icon bookmark-bicon bookmarkicon cameraicon checkicon chevron downicon chevron lefticon chevron righticon chevron upicon closeicon v-compressicon downloadicon editicon v-expandicon fbicon fileicon filtericon flag ruicon full chevron downicon full chevron lefticon full chevron righticon full chevron upicon gpicon insicon mailicon moveicon-musicicon mutedicon nomutedicon okicon v-pauseicon v-playicon searchicon shareicon sign inicon sign upicon stepbackicon stepforicon swipe downicon tagicon tagsicon tgicon trashicon twicon vkicon yticon wticon fm
3 Jul, 2022 13:36

EU eyes anti-Russia sanctions authority

A new bloc-wide agency, similar to OFAC in the US, could soon be created, a top official says
EU eyes anti-Russia sanctions authority

Lawmakers in the European Union are seeking a new authority to enforce sanctions against Moscow over the conflict in Ukraine, Mairead McGuinness, European Commissioner for Financial Services, told the Financial Times on Sunday.

According to the official, the bloc is considering an EU version of the Office of Foreign Assets Control (OFAC), a financial intelligence agency of the US Treasury Department, which spearheads enforcement of penalties.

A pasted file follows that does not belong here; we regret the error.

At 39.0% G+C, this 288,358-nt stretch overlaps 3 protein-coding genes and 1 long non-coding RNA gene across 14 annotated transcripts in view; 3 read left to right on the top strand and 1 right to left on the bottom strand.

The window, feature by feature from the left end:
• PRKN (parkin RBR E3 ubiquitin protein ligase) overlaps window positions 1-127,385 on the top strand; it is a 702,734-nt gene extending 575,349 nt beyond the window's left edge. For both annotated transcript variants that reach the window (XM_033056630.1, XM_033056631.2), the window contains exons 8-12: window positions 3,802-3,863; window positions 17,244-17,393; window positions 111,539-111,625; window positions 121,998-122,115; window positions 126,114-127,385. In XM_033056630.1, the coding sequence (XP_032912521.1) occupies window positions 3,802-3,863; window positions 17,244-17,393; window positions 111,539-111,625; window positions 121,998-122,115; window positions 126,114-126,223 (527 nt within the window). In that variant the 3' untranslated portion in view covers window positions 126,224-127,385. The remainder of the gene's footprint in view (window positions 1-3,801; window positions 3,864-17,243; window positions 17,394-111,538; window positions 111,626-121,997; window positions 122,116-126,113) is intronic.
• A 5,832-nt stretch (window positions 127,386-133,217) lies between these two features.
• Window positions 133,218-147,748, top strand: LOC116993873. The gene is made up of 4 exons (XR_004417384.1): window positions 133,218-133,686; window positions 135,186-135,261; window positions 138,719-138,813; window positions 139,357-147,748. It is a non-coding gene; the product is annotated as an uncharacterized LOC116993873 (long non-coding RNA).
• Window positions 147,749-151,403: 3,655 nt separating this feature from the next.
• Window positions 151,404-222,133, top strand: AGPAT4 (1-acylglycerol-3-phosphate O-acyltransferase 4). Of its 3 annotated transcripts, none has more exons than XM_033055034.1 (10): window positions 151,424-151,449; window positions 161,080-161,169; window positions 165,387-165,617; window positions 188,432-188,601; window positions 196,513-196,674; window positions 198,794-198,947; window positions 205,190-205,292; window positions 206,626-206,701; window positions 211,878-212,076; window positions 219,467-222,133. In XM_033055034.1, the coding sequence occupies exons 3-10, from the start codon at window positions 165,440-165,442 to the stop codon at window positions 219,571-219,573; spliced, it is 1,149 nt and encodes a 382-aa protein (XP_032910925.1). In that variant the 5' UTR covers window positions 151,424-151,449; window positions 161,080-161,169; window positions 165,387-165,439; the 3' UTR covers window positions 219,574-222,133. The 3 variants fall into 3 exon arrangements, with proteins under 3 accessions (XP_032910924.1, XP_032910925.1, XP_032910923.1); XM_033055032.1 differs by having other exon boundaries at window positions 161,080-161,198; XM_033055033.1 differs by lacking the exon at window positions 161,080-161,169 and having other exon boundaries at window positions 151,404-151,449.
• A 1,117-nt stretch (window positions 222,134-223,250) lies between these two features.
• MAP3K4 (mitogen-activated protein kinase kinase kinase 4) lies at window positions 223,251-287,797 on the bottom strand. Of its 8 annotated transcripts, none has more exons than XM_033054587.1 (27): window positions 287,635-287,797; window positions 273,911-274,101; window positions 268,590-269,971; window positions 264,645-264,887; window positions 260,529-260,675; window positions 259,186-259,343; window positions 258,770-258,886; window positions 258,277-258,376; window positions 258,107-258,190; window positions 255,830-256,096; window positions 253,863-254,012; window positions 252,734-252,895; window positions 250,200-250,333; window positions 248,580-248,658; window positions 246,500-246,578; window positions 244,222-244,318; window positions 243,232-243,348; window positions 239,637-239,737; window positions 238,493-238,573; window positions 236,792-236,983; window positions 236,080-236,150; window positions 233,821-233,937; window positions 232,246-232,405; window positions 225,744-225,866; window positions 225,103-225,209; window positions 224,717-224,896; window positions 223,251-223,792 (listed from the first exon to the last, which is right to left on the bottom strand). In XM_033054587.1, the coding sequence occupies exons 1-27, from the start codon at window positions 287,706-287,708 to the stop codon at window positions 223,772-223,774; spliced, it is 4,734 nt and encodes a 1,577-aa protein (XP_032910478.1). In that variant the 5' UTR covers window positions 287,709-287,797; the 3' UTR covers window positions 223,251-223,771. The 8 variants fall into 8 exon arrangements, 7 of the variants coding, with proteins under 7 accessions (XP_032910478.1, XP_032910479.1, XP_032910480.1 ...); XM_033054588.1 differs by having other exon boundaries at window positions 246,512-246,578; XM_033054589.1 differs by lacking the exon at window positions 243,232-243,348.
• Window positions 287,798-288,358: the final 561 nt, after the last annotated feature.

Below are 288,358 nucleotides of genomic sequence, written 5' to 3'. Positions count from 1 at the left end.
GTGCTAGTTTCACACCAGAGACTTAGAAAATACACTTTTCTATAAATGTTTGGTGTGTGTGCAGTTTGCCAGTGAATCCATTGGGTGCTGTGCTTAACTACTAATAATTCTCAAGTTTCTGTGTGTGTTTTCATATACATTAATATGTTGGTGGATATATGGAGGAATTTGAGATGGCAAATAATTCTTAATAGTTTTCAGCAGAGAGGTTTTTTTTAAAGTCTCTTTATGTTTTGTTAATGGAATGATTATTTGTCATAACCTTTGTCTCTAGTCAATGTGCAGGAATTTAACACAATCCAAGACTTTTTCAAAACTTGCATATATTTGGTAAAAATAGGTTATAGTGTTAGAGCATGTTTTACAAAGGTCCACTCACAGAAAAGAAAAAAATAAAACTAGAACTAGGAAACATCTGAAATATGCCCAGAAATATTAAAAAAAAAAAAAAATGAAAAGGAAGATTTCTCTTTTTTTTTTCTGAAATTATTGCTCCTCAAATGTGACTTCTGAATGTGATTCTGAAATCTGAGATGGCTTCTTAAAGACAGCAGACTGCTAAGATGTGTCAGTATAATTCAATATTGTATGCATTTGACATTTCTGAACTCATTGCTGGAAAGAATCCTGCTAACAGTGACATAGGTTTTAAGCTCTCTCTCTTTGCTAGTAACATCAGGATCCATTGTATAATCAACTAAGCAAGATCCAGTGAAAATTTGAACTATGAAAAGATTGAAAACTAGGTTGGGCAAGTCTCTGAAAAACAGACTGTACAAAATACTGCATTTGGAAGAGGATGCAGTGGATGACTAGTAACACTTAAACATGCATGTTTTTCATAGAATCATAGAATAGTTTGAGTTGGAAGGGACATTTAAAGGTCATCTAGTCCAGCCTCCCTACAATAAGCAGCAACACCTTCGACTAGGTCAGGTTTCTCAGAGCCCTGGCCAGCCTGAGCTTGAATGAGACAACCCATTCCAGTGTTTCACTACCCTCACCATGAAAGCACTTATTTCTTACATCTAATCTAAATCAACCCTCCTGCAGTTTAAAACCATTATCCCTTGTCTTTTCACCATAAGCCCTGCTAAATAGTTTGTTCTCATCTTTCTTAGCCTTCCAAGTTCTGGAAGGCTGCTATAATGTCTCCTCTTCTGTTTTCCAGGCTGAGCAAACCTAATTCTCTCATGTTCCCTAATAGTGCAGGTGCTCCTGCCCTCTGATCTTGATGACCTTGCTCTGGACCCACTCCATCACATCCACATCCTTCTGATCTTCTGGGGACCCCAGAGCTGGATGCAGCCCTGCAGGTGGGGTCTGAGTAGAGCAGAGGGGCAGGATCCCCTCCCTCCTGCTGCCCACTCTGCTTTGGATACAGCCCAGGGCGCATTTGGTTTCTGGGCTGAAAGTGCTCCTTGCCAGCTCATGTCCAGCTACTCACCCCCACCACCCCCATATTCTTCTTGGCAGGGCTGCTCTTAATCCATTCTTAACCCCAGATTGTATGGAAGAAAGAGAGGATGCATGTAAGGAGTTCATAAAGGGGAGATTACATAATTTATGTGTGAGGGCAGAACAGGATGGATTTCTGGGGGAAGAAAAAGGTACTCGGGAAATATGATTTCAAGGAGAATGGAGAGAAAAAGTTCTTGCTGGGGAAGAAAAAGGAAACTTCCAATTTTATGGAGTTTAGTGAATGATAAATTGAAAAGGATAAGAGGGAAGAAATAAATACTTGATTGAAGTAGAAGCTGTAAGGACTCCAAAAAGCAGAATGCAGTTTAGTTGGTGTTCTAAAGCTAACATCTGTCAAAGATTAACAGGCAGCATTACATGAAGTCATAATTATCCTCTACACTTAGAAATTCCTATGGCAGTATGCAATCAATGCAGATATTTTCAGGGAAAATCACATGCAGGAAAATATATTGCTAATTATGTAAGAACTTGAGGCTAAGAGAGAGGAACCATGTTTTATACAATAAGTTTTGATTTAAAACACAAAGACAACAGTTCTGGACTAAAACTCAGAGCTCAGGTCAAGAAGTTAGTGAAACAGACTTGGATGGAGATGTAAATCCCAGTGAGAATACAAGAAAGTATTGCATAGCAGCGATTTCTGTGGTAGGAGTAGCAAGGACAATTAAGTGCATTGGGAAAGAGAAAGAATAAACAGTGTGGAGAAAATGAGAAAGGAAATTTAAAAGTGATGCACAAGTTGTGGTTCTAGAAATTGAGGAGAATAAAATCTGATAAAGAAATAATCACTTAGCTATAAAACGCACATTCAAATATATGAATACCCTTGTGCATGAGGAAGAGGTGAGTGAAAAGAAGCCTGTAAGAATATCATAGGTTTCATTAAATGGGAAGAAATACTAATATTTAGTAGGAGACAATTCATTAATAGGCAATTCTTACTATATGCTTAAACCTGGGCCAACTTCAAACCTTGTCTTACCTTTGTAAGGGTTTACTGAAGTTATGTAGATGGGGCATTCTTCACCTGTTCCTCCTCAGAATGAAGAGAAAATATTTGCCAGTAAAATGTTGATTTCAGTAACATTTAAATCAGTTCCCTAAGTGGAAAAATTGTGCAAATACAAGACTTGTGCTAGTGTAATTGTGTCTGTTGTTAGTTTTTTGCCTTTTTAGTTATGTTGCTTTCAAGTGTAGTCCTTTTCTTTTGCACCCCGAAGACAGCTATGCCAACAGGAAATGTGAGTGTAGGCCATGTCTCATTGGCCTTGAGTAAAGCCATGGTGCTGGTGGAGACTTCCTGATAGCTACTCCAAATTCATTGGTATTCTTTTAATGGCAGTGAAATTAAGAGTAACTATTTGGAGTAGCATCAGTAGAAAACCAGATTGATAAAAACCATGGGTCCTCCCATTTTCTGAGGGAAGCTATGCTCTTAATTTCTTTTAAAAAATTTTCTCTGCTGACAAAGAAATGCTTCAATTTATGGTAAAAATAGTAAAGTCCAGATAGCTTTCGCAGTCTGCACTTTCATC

“Anything that would help member states implement [sanctions], and where we see European oversight and co-ordination… would be a plus,” McGuinness said. “The idea of having an overarching view of sanctions and their implementation is one I would support.”

She added that as an alternative, Brussels could authorise its planned Anti-Money Laundering Authority (AMLA) to oversee sanctions, by amending legislation currently being thrashed out by the European Parliament and member states.

EU sanctions policy has faced criticism over uneven enforcement, with all measures proposed by the European Commission and approved by EU capitals being implemented by national authorities across the 27-nation bloc.

McGuinness claimed Brussels had made “extraordinary progress” in drafting the sanctions and co-ordinating them with international partners, and that there was “strong implementation across 27 different ways of doing business.”

“In some countries there’s a strong infrastructure on sanctions implementation and others not so,” she added.

Russia was hit with a wide range of Western sanctions over the conflict in Eastern Ukraine and reunification with Crimea back in 2014. The penalties have been substantially reinforced since February 24, when Moscow started its military offensive, turning the nation into one of the world’s most sanctioned countries, along with Iran, Cuba and North Korea.

For more stories on economy & finance visit RT's business section